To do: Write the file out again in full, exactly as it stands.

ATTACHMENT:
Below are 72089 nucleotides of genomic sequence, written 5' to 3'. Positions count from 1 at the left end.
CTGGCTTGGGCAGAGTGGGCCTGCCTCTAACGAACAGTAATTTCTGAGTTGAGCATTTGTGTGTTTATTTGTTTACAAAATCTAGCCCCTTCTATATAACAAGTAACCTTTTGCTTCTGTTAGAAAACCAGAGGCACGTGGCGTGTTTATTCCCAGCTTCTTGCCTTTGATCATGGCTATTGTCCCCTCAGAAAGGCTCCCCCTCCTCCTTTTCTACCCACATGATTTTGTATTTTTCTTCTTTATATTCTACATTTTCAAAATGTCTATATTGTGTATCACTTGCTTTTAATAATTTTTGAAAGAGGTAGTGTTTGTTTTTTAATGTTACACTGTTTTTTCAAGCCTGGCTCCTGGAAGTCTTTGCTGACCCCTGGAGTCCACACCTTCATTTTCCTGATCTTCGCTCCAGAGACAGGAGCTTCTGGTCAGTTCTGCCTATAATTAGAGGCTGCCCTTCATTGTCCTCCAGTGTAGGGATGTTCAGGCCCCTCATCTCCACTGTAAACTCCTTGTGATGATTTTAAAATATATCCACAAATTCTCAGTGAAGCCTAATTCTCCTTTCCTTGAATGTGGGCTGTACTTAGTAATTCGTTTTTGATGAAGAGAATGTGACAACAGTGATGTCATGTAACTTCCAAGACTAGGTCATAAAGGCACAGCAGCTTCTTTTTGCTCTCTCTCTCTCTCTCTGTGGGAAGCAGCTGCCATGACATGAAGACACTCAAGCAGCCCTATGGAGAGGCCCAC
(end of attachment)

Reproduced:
Below are 72089 nucleotides of genomic sequence, written 5' to 3'. Positions count from 1 at the left end.
CTGGCTTGGGCAGAGTGGGCCTGCCTCTAACGAACAGTAATTTCTGAGTTGAGCATTTGTGTGTTTATTTGTTTACAAAATCTAGCCCCTTCTATATAACAAGTAACCTTTTGCTTCTGTTAGAAAACCAGAGGCACGTGGCGTGTTTATTCCCAGCTTCTTGCCTTTGATCATGGCTATTGTCCCCTCAGAAAGGCTCCCCCTCCTCCTTTTCTACCCACATGATTTTGTATTTTTCTTCTTTATATTCTACATTTTCAAAATGTCTATATTGTGTATCACTTGCTTTTAATAATTTTTGAAAGAGGTAGTGTTTGTTTTTTAATGTTACACTGTTTTTTCAAGCCTGGCTCCTGGAAGTCTTTGCTGACCCCTGGAGTCCACACCTTCATTTTCCTGATCTTCGCTCCAGAGACAGGAGCTTCTGGTCAGTTCTGCCTATAATTAGAGGCTGCCCTTCATTGTCCTCCAGTGTAGGGATGTTCAGGCCCCTCATCTCCACTGTAAACTCCTTGTGATGATTTTAAAATATATCCACAAATTCTCAGTGAAGCCTAATTCTCCTTTCCTTGAATGTGGGCTGTACTTAGTAATTCGTTTTTGATGAAGAGAATGTGACAACAGTGATGTCATGTAACTTCCAAGACTAGGTCATAAAGGCACAGCAGCTTCTTTTTGCTCTCTCTCTCTCTCTCTGTGGGAAGCAGCTGCCATGACATGAAGACACTCAAGCAGCCCTATGGAGAGGCCCAC